7.4 What is logical partitioning?

Once VM was generally available in 1972, some companies used it to partition machines in order to run different workloads in different partitions. It turned out that for some companies, a simpler partitioning scheme would be just as useful. As a result, some fundamental virtualization concepts were included into the architecture. These concepts became the hardware hypervisor Processor Resource/Systems Manager (PR/SM) and the logical partitions (LPARs) into which PR/SM could divide a machine. A zSeries 900 or 800 mainframe can run in one of two modes: basic mode or LPAR mode. In basic mode, the entire machine is under the control of a single operating system. In LPAR mode, you can logically divide the machine into partitions so that multiple operating systems can run concurrently.

LPAR partitioning helps companies to exploit the resources of the machine better than if there were no partitioning. LPAR allows companies to have a single machine support both production and test requirements. Initially, companies would bring up the test partition only at off-peak times.

The PR/SM hypervisor of the zSeries 900 can manage up to 15 LPAR "guests." The CPU and channel paths are the two resources that can be logically shared. Central storage must be physically partitioned and assigned to each active partition.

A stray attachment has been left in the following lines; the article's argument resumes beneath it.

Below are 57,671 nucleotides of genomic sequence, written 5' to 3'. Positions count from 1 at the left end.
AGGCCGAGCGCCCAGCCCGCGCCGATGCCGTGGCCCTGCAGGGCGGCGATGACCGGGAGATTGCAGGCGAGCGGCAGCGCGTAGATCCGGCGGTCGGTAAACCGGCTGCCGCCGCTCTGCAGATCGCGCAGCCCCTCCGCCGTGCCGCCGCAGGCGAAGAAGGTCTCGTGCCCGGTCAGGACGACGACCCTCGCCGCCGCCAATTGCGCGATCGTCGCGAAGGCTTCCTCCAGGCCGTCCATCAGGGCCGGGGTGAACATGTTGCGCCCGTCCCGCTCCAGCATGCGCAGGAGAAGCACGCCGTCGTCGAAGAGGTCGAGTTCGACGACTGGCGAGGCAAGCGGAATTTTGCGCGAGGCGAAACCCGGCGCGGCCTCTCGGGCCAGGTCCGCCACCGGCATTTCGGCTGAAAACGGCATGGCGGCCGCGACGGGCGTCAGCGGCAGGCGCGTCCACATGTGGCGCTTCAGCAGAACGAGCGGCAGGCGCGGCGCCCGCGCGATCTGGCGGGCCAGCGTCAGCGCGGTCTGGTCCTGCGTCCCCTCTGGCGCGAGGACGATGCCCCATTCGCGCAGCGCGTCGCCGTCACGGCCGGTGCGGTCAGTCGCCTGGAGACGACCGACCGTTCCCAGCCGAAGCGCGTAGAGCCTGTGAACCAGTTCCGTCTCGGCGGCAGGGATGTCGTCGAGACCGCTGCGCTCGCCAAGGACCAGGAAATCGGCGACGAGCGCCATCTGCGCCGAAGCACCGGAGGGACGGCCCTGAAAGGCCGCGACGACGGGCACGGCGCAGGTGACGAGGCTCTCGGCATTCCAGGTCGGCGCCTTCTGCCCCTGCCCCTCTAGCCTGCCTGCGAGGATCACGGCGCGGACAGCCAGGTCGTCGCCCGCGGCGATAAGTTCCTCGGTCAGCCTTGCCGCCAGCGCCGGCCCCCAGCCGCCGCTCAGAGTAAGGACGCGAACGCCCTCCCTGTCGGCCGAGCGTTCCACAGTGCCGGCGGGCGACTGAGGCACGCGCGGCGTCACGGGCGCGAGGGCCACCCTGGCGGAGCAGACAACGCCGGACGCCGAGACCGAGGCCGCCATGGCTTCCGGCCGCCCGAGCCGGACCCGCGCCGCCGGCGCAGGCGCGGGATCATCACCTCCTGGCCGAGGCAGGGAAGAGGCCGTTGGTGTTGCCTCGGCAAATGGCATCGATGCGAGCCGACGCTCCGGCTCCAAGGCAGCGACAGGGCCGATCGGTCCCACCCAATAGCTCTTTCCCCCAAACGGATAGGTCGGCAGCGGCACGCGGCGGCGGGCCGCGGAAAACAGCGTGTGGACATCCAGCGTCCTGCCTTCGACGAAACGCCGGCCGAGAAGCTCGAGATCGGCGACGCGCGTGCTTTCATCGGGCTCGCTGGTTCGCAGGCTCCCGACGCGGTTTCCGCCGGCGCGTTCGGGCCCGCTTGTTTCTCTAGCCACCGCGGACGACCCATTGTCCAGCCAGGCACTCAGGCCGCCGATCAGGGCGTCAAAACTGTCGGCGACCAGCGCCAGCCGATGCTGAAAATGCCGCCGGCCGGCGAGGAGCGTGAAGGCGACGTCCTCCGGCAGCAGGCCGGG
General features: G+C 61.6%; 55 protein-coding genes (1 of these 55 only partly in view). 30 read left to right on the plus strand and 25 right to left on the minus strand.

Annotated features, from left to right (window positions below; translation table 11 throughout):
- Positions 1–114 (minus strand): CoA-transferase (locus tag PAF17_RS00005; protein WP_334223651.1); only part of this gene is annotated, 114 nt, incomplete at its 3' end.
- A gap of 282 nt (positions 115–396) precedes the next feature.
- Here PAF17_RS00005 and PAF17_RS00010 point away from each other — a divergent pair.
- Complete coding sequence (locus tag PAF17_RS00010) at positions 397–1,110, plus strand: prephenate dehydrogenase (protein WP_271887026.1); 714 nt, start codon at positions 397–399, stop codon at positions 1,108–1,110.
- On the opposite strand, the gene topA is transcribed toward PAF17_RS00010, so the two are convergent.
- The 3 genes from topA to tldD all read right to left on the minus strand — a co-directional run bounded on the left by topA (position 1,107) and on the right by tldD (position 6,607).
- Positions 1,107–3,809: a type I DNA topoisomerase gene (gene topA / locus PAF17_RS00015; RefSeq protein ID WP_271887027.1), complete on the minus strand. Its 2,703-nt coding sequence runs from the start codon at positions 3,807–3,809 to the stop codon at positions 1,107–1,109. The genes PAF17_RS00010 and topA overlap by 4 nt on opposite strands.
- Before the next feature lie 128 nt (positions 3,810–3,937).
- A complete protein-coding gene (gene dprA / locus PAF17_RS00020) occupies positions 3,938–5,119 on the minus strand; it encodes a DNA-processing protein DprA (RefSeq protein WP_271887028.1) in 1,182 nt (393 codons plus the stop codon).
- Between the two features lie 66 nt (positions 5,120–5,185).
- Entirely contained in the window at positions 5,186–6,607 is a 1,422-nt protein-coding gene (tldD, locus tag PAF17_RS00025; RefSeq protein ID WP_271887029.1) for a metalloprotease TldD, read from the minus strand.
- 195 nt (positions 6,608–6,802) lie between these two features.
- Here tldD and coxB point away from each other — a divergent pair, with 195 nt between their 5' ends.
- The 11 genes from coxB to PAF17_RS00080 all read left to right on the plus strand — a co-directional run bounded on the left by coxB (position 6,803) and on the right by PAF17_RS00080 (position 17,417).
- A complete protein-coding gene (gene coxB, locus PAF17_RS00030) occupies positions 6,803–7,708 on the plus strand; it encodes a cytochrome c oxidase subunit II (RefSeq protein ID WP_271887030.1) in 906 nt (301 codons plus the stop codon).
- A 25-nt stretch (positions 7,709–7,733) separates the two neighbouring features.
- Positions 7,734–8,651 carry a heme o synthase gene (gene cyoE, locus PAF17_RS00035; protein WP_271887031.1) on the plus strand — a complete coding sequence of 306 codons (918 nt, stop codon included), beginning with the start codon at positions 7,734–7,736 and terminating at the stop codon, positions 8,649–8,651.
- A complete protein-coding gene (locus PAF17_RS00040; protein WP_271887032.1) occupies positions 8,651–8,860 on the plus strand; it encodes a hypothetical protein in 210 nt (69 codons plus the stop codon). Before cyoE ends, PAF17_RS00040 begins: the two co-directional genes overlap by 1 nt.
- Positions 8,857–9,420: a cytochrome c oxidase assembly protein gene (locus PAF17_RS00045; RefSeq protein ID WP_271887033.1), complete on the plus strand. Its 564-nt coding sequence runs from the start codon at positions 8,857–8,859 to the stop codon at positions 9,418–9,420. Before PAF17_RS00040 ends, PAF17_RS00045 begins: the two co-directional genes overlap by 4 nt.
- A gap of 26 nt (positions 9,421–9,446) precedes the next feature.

Although the virtualization technology that is best known in the context of Linux on the mainframe is z/VM, there are some occasions where you might consider using an LPAR:

  • You might want to take advantage of the cost savings available with Integrated Facility for Linux (IFL). The IFL feature CPUs can be assigned only within an LPAR that is dedicated to Linux, or Linux running on z/VM (see 21.4, "Integrated Facility for Linux (IFL)").

  • You might want to have just a few Linux images. Then you might not require the ability of z/VM to handle hundreds of images.

  • You might require the certified security offered by LPAR. Typically, you might want to run a few Linux images each in their own LPAR (Figure 7-2). An independent authority has certified LPAR to confirm that LPARs are isolated from one another (see 23.1.1, "LPAR certification"). Depending on your corporate audit policy, a firewall might be an instance where you want an individual Linux in its own LPAR.

    Figure 7-2. Two LPARs, one running z/OS, the other running Linux


Companies can utilize their mainframe with more flexibility using LPARs than using native mode. However, LPAR provides far less flexibility and function than what is available with z/VM.

Linux on the Mainframe
Linux on the Mainframe
ISBN: 0131014153
EAN: 2147483647
Year: 2005
Pages: 199

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